- ecstatic joy or delight; joyful ecstasy.
- Often raptures. an utterance or expression of ecstatic delight.
- the carrying of a person to another place or sphere of existence.
- the Rapture, Theology. the experience, anticipated by some fundamentalist Christians, of meeting Christ midway in the air upon his return to earth.
- Archaic. the act of carrying off.
- to enrapture.
Origin of rapture
SynonymsSee more synonyms for rapture on Thesaurus.com
Examples from the Web for rapture
The book was optioned to HBO in 2011, around the time evangelist Harold Camping claimed The Rapture would occur—on May 21, 2011.From ‘Lost’ to The Rapture: Creators Damon Lindelof and Tom Perrotta on HBO’s ‘The Leftovers’
June 24, 2014
We can feel his sad cadences and the rapture of language in the Gettysburg Address.Lincoln in Love
February 14, 2014
There is a phrase for the foreigners' rapture: mal d'afrique.Susan Minot on Africa, Joseph Kony, and the Limits of Writing About Love
February 10, 2014
Most recently, Harold Camping went bust predicting that the Rapture would take place on May 21, 2011.Sorry, Evangelicals, Syria Will Not Spur the Second Coming
September 5, 2013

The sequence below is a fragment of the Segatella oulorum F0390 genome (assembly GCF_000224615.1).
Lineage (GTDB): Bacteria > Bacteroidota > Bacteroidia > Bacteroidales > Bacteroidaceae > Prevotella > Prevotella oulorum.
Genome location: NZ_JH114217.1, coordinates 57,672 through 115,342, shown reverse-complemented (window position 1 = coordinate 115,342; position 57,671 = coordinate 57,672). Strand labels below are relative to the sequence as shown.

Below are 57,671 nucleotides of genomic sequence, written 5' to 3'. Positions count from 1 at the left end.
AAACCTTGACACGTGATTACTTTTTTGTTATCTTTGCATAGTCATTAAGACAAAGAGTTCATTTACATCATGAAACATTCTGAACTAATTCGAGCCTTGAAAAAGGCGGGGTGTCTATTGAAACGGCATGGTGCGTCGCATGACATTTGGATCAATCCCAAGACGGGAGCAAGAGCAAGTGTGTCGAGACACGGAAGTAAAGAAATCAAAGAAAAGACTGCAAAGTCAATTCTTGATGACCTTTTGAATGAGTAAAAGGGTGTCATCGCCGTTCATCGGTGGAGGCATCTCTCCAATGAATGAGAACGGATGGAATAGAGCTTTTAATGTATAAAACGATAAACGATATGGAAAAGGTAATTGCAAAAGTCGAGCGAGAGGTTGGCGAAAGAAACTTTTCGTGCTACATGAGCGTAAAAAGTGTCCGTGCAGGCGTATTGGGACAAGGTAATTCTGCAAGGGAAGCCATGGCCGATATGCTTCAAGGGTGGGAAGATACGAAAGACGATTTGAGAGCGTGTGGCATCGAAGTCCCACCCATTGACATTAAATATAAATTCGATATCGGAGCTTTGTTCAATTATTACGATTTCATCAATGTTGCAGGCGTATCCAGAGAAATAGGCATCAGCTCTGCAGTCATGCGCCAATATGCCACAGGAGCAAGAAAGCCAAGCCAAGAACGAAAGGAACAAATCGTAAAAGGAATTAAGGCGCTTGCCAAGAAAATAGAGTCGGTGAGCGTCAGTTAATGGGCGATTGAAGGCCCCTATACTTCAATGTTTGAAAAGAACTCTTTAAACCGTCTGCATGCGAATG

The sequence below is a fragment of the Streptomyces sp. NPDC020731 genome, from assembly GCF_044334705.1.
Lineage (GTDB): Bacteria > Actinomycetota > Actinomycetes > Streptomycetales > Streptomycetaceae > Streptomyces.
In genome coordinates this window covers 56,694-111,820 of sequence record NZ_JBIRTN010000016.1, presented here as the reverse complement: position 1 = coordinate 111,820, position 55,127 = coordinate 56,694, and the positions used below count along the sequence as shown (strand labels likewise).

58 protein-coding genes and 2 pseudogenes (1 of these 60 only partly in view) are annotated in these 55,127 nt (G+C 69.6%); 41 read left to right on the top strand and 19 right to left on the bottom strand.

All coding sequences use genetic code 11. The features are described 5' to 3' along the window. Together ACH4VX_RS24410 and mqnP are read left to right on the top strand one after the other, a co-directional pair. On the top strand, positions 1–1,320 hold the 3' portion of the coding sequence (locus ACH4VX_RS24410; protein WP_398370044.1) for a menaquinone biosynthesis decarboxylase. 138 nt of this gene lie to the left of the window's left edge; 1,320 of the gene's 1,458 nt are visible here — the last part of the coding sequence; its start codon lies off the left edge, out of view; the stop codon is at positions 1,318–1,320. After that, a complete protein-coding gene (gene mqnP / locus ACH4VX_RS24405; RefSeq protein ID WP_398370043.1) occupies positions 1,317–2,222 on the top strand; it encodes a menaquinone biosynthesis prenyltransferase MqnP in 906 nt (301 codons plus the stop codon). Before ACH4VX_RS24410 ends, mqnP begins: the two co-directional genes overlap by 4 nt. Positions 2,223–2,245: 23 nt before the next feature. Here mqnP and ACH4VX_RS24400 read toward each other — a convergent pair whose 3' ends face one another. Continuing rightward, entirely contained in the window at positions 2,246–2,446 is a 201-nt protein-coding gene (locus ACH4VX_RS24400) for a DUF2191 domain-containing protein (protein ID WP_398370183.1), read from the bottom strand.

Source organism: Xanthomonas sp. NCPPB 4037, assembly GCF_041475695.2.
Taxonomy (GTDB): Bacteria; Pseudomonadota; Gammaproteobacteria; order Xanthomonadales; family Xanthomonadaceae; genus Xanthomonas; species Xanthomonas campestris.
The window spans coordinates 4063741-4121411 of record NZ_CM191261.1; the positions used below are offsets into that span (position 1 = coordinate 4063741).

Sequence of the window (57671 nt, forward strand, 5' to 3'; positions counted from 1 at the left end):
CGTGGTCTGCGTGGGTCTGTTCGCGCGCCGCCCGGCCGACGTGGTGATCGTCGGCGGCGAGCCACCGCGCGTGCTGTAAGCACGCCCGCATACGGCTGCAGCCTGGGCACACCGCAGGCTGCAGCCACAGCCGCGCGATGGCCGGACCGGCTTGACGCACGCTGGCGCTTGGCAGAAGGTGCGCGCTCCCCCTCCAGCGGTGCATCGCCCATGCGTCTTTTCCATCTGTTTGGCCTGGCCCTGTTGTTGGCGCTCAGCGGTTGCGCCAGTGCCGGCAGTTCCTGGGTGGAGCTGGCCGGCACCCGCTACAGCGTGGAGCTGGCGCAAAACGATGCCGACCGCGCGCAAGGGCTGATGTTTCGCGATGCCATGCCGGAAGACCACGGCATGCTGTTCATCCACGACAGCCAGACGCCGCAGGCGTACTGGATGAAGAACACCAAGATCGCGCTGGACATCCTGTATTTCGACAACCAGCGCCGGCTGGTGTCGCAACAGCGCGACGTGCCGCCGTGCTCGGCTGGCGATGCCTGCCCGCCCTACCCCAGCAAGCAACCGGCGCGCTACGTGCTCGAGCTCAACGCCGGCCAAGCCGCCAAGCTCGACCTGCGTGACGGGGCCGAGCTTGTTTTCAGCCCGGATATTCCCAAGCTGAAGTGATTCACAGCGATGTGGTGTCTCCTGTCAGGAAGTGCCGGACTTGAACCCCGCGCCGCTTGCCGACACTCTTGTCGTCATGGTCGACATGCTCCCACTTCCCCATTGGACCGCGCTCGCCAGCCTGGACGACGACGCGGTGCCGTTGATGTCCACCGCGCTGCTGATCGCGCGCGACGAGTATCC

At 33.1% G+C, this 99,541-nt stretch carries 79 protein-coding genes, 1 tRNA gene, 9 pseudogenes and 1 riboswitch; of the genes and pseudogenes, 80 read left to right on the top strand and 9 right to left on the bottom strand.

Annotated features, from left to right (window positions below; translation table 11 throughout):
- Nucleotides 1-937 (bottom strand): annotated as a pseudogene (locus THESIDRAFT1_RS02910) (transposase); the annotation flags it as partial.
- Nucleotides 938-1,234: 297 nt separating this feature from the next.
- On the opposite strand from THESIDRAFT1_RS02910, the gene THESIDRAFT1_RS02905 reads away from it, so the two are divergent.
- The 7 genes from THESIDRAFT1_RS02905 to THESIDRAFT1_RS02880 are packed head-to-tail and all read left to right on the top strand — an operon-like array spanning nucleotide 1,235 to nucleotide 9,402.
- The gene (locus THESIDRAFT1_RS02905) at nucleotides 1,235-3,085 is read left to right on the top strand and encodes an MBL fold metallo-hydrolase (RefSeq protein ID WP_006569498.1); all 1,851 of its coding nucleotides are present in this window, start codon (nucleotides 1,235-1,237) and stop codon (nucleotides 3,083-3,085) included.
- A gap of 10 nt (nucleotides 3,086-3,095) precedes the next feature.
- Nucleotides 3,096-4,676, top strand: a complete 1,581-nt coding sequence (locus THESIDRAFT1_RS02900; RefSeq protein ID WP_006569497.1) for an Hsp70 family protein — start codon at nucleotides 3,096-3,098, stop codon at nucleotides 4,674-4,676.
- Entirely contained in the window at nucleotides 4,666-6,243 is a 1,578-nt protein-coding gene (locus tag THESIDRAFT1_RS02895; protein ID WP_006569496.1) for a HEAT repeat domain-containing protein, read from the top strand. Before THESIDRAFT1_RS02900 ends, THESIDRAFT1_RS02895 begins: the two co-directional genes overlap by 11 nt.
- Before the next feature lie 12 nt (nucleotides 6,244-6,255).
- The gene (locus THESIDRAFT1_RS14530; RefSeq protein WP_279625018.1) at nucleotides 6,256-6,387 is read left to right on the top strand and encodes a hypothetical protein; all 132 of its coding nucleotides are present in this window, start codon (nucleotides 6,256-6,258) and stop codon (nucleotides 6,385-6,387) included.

Rapture was self-transcending, which led to quiescence, tranquility, and catharsis.Why Do We Cry?
January 10, 2013
And the music seized us and swept us away with its rapture and its mystery.The Bacillus of Beauty
Fanny uttered a low and suppressed cry of delight and rapture.Night and Morning, Complete
Mr Pecksniff looked up to the ceiling, and clasped his hands in rapture.Life And Adventures Of Martin Chuzzlewit
"Thank you, thank you with all my heart," Marie stammered amidst her rapture.
Then, with dreamy eyes, he relapsed into a state of rapture.
- the state of mind resulting from feelings of high emotion; joyous ecstasy
- (often plural) an expression of ecstatic joy
- the act of transporting a person from one sphere of existence to another, esp from earth to heaven
- (tr) archaic, or literary to entrance; enrapture
Word Origin and History for rapture
c.1600, "act of carrying off," from Middle French rapture, from Medieval Latin raptura "seizure, rape, kidnapping," from Latin raptus "a carrying off, abduction, snatching away; rape" (see rapt). Earliest attested use in English is of women and in 17c. it sometimes meant rape (v.), which word is a cognate of this. Sense of "spiritual ecstasy, state of mental transport" first recorded c.1600 (raptures).
1630s, from rapture (n.). Related: Raptured; rapturing.